by Staff Writers
Davis CA (SPX) Sep 15, 2017
Bristlecone pine and limber pine trees in the Great Basin region are like two very gnarled, old men in a slow-motion race up the mountaintop, and climate change is the starting gun, according to a study from the University of California, Davis.
The study, published in the journal Global Change Biology, shows that the tree line has been steadily moving upslope over the past 50 years in the Great Basin. The region extends from California's Sierra Nevada, across Nevada to Utah's Uinta Mountains. Its north and south are framed by the Columbia and Colorado rivers' watersheds.
The study also found that limber pine is successfully ? "leapfrogging" over bristlecone pine. They are growing in soils once almost completely dominated by bristlecone pine, and they are moving upslope at a faster rate than the bristlecone pine.
"It's jarring because limber pine is a species you normally see further downslope, not at tree line. So it's very odd to see it charging upslope and not see bristlecone charging upslope ahead of limber pine, or at least with it."
The study concludes that if bristlecone pine trees are unable to advance upslope because they are blocked by limber pine, bristlecones could face a reduction of their range and possibly local extinctions.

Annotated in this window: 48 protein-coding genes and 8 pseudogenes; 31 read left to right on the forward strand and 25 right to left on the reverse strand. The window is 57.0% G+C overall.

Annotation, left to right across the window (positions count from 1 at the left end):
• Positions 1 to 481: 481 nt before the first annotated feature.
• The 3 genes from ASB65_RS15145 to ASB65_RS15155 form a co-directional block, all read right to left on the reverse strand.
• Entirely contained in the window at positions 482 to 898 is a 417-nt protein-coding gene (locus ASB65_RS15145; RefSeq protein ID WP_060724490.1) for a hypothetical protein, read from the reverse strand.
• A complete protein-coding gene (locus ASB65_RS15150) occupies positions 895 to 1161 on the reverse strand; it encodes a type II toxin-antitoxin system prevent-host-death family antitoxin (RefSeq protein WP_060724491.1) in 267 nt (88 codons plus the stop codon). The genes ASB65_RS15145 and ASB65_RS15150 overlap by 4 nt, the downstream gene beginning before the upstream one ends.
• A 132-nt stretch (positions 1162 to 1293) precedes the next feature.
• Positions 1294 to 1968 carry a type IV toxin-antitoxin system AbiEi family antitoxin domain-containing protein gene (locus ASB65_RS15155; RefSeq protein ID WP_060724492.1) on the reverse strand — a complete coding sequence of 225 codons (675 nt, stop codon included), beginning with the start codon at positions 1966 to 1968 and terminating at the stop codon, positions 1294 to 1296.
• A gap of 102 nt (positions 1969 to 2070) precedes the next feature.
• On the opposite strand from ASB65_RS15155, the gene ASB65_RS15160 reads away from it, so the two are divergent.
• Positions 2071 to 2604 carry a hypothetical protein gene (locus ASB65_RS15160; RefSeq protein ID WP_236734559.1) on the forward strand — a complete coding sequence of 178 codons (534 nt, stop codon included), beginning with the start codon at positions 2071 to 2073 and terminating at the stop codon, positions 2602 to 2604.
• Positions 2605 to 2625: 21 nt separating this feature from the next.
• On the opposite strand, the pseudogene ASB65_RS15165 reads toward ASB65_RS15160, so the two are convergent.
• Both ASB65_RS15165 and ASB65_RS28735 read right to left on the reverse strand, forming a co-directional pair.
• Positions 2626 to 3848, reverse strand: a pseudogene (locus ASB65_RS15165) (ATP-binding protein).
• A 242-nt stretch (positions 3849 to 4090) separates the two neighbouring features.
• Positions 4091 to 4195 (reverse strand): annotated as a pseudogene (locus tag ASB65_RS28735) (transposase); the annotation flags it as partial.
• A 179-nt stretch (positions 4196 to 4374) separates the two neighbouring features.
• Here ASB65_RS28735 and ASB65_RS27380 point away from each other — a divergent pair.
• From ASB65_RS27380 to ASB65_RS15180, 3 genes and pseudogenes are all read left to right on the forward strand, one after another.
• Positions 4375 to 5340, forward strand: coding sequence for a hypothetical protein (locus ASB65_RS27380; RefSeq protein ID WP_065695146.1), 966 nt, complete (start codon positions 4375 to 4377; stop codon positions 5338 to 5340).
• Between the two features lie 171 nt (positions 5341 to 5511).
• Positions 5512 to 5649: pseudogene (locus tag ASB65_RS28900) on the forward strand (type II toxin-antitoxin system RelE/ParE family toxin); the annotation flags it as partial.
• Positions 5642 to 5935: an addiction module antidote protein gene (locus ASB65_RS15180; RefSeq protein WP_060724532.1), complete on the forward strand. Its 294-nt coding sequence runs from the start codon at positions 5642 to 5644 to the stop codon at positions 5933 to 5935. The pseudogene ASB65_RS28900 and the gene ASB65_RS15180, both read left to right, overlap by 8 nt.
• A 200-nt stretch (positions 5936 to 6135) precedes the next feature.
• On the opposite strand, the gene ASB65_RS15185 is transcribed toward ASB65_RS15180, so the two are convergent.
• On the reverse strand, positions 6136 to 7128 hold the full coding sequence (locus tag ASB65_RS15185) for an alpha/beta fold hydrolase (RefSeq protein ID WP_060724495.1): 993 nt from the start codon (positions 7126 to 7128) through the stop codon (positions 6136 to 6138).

Earth's Oldest Living Trees
Both tree species have seen many climate changes during their time on Earth - from extremely warm periods to ice ages - and have slowly advanced across the landscape. Over millennia, bristlecone pine trees have moved from the lowlands of the Great Basin up to the current tree line. But, the study notes, neither bristlecone nor limber pine have ever experienced climate change and temperature increases as rapidly as what has been occurring in recent decades.
"The things we're doing today have legacy effects for thousands of years in the Great Basin," Smithers said. "When those trees do start to die, they won't likely be replaced because it's just too hot and dry."
The study suggests that land managers identify the specific bottlenecks for a species to live long enough to reproduce, and focus on that stage. For long-lived trees like bristlecone and limber pines, the bottleneck is at the time of their initial establishment, not hundreds and thousands of years into their adulthoods.
Geneva (AFP) Sept 14, 2017
An invasive beetle has driven North America's most widespread ash tree towards extinction, conservationists said Thursday, also warning of dramatic declines among several African antelope species. In an update to its "Red List" of threatened species, the International Union for Conservation of Nature (IUCN) said six of North America's most prominent ash species were now "critically endangere ... read more
University of California - Davis
Forestry News - Global and Local News, Science and Application
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